If You Work Hard, Do You "Deserve" a Reward?

Ever since I’ve evolved to like the life of the mind more than the life of the athlete, I’ve worked to keep my basketball career intellectually stimulating. One key component of this is my role as captain.

Last season things were going terribly and a lot of people had their own personal gripes/complaints/questions about a whole host of things. I found myself fielding late night calls from guys wondering why they weren’t getting playing time, and secondarily, what I thought about the team’s prospects going forward.

I have serious reservations about the college process, but the one good thing that comes out of it is it ensures that most students will work really really hard during high school and then "fail" by not getting into their #1 choice. For overachievers, this is a critical experience, because our whole life you’re indoctrinated with a falsehood: "Work hard, and you can do anything." (And I posit it’s SO much better to fail NOW than endure the mid-life crisis that David Brooks anticipates will happen to my generation in a big way.)

In basketball, it’s the same way. People assume that if you put in the time and effort, there should be a personal reward (playing time – it’s hard to look beyond yourself, no matter how well the team does). I was trying to articulate this to a teammate a week ago. Even at the high school basketball level, four years of blood, sweat, and tears doesn’t guarantee shit. It should guarantee an opportunity to prove yourself, but after that, it’s about putting the most competitive 5 on the court.

6 Responses to If You Work Hard, Do You "Deserve" a Reward?

  1. Greg R says:

    I agree that a personal reward is never guaranteed in sports, even with a strong work ethic.

    I would, however, refute the premise that an investment of blood, sweat and tears doesn’t guarantee shit.

    The payback is the strength gained from the journey.

    Part of what I preach as a coach is that you may very well NEVER see the field (good final point by you that, in the end, the best five play) but that should NOT affect your desire to do your best. In fact, giving your all – even with the knowledge that you may not be “rewarded” – is what life is all about. Your effort must be pure and focused, not fueled by a potential payoff of some sort. In sports, as in life, the payback is rarely equal to the level of commitment, as only one team eventually achieves the ultimate goal of becoming champion.

    To me, the notion of “sports as a metaphore for life” rings so true because it tests our resolve and dedication to a process as opposed to a result.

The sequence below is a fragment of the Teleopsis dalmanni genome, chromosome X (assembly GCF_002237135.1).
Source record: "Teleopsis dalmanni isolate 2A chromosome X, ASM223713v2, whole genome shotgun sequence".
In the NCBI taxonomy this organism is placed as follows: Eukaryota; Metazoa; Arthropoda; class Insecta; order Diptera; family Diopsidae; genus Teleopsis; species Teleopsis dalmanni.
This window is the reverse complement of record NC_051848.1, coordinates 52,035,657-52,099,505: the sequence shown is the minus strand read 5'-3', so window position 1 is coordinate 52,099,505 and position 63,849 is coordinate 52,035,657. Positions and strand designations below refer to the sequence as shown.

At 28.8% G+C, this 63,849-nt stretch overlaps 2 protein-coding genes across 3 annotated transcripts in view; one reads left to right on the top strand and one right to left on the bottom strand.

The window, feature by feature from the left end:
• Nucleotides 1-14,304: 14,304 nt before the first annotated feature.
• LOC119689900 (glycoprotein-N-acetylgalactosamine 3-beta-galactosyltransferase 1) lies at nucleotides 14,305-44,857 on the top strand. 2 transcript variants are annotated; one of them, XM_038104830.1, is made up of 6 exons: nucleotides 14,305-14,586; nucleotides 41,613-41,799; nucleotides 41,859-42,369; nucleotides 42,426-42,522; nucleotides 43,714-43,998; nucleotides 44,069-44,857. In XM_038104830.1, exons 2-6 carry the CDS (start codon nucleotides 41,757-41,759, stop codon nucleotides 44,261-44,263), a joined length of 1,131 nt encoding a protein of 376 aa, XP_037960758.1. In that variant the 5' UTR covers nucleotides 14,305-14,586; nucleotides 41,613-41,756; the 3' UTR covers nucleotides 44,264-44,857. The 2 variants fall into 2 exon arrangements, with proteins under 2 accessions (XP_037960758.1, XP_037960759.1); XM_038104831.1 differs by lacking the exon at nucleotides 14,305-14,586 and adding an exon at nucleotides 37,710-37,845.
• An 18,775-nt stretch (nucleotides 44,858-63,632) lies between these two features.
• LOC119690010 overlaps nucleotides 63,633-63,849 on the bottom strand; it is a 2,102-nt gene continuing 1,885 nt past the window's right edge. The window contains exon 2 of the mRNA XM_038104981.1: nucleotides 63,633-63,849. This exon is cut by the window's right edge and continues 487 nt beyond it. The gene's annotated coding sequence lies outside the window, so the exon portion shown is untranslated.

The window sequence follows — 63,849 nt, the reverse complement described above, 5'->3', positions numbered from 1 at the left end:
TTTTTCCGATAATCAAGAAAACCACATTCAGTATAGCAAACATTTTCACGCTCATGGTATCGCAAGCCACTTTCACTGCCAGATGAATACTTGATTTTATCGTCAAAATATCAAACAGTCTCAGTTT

I’ve failed to meet many goals in life, but found solace and satisfaction in the fact that I tried my best. It’s when I know I didn’t try my best that I feel I’ve failed.

  2. You might enjoy reading “My Personal Best” by John Wooden and Steve Jamison – link to amazon.com It’s a short read and Mr. Wooden has many insightful things to say about preparation and achievement. To paraphrase too concisely — preparing is achievement. Winning? That sorts itself out. The book has a great perspective on being a coach and a player. Of course the great question for a coach (and boss/mentor/parent/…) is whether you’re ensuring the time your players spend preparing is worthwhile.

  3. Abby says:

    I thought that this was going to go in an entirely different direction. A couple of months ago Brad DeLong posted on whether rich people deserved their money in a moral sense. High prices, he posited, for certain services were a signalling mechanism to encourage people to enter those fields (never mind the cartels like lawyers and doctors). They don’t retroactively deposit moral desert on the winner.

    I am increasingly less convinced by the value of meritocracy. It’s efficient in a lot of areas, but there’s also a value to knowing that you may not fully deserve what you have, an aspect of humility.

    And I am starting to thinnk that everyone deserves a certain level of healthcare (what the rich get will always be somewhat better) but that basic, competent medical care shouldn’t depend on how succesful you are.

    I know it’s a slippery socialist step. Still, I don’t knwo why more entrepreneurs don’t support some sort of universal coverage–either a single payer or opening up the FEHB (which employs community rating) to everyone with subsidies for those on lower incomes. It means a healthier workforce and the entrepreneurs can concentrate on their business and won’t have to worry about picking a health insurance plan.

  4. Ben Casnocha says:

    Greg, excellent points, I agree 100%. The journey is the reward. I wish people could see this before wanting to quit because they’re not getting their minutes. Playing sports builds life experiences, life lessons. For b-ball we always try to balance result goals (BCL champ) with process goals (tireless effort, have fun).

  5. Michael Williams says:

    >>(And I posit it’s SO much better to fail NOW than endure the mid-life crisis that David Brooks anticipates will happen to my generation in a big way.)<< Hey you referred to this today… What article did he say that in? Do you have it anywhere? Thanks, Michael

  6. Ben Casnocha says:

    I mentioned the Brooks comment at:

    link to ben.casnocha.com

    it was in his “blog”

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